In 1803 appears a paper from Mr. Whidbey in the Philosophical Transactions, on the sinking of the Dutch frigate Ambuscade. In 1806 when holding the position of Master Attendant of Woolwich dockyard he was instructed to proceed to Plymouth in company with Mr. J. Bennie, C.E., to examine the sound in regard to the construction of a breakwater.
They were assisted by Mr. Remains, the Master Attendant of Plymouth dockyard, who was ordered to join them, and the annual report on the breakwater was made 21 April, 1806. Whidbey seems to have been a man to gain, wherever he went, the respect and good will of those with whom he was brought in contact.
On the subject of appointing, a superintendent for the contemplated breakwater, Lord St. Vincent, who is said to have first suggested it, speaks thus highly of Whidbey in a letter dated 21 November, 1806, addressed to the Right Hon. Thomas Grenville. “Mr. Whidbey is the man of all others I should select to conduct the new works in Plymouth sound under the superintendence of Mr. Rennie, who will come down to his assistance whenever he is in fault. No two men understand each other better?’ (Brenton’s “Life of Earl St. Vincent.” II, p. 329.) After a long delay an order in council was passed on the 22 June, 1811, to commence the work, and the plain of Messrs. Rennie, Whidbey and Remains was adopted. This plan was published in pamphlet form in 1820. The first stone of the breakwater was laid with great ceremony on 12 August, 1812, the birthday of the Prince Regent. Mr. Whidbey was the resident superintendent from the commencement until 31 March, 1830, when he had to resign, as the anxious duties of his office were too much for his declining health; Mr. W. Stuart, who had been his assistant, succeeded him. The breakwater first appeared above the water, 31 March, 1813, and was completed in April, 1841. The whole of the work was designed by Mr. Rennie, and carried out by Mr. Whidbey and Mr. Stuart. In the account of the breakwater, published in 1848, by the designer’s son, Sir John Rennie, Mr. Whidbey is often mentioned. (Rennie “Historical Account of Plymouth Breakwater,” 1848; Annual Register, 1812, LIV, p. 102.) In 1815, Lieutenant Von Kotzebue in his exploring voyage to the Pacific called at Plymouth and visited Mr. Whidbey. In the journal of the voyage he states :-” After I had concluded my business, I paid a visit to Mr. Whidbey, a friend of Captain Krusenstern. This well informed and very amiable man had made the voyage with Vancouver. Mr. Whidbey is now constructing the Breakwater at Plymouth, a work that does him much credit.” (Kotzebue’s Voyage, 1815-1816, London, 1821. I, p. 98.) Whidbey was a master, RN., with seniority of 1779, and retired in May, 1805. (Naval Records, Admiralty.) He died at Taunton, Somersetshire, in 1833, and is buried in the churchyard of the Parish Church of St. James, Taunton, where appears the following epitaph:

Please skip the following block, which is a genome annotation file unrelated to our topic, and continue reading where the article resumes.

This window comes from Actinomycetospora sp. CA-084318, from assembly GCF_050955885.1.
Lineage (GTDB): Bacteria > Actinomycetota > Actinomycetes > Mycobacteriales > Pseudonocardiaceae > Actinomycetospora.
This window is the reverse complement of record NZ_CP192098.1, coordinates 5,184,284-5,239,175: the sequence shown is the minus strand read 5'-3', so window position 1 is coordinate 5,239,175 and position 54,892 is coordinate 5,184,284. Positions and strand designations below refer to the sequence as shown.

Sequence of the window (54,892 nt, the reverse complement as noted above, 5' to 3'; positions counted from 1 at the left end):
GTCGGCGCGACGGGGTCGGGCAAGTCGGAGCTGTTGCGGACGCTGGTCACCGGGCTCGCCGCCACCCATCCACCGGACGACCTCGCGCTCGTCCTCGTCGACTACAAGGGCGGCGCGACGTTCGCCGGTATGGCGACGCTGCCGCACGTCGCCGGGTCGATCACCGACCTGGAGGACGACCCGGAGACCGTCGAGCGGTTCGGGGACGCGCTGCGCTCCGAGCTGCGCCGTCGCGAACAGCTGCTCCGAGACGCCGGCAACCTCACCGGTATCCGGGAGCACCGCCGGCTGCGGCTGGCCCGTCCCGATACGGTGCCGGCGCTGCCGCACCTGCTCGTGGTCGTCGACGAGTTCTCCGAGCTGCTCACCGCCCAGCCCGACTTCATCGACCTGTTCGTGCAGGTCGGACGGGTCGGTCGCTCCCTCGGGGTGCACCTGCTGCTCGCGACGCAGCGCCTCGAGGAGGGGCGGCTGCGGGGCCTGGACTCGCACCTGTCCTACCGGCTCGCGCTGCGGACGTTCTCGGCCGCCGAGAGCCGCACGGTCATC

Sacred to the memory of JOSEPH WHIDBEY, EsQ., F.R.S.,Died October 9th, 1833. Aged 78 years. [Joseph T. Walbran. British Columbia Coast Names. 1595-1906. Ottawa: Government Printing Bureau, 1909. p. 527-529].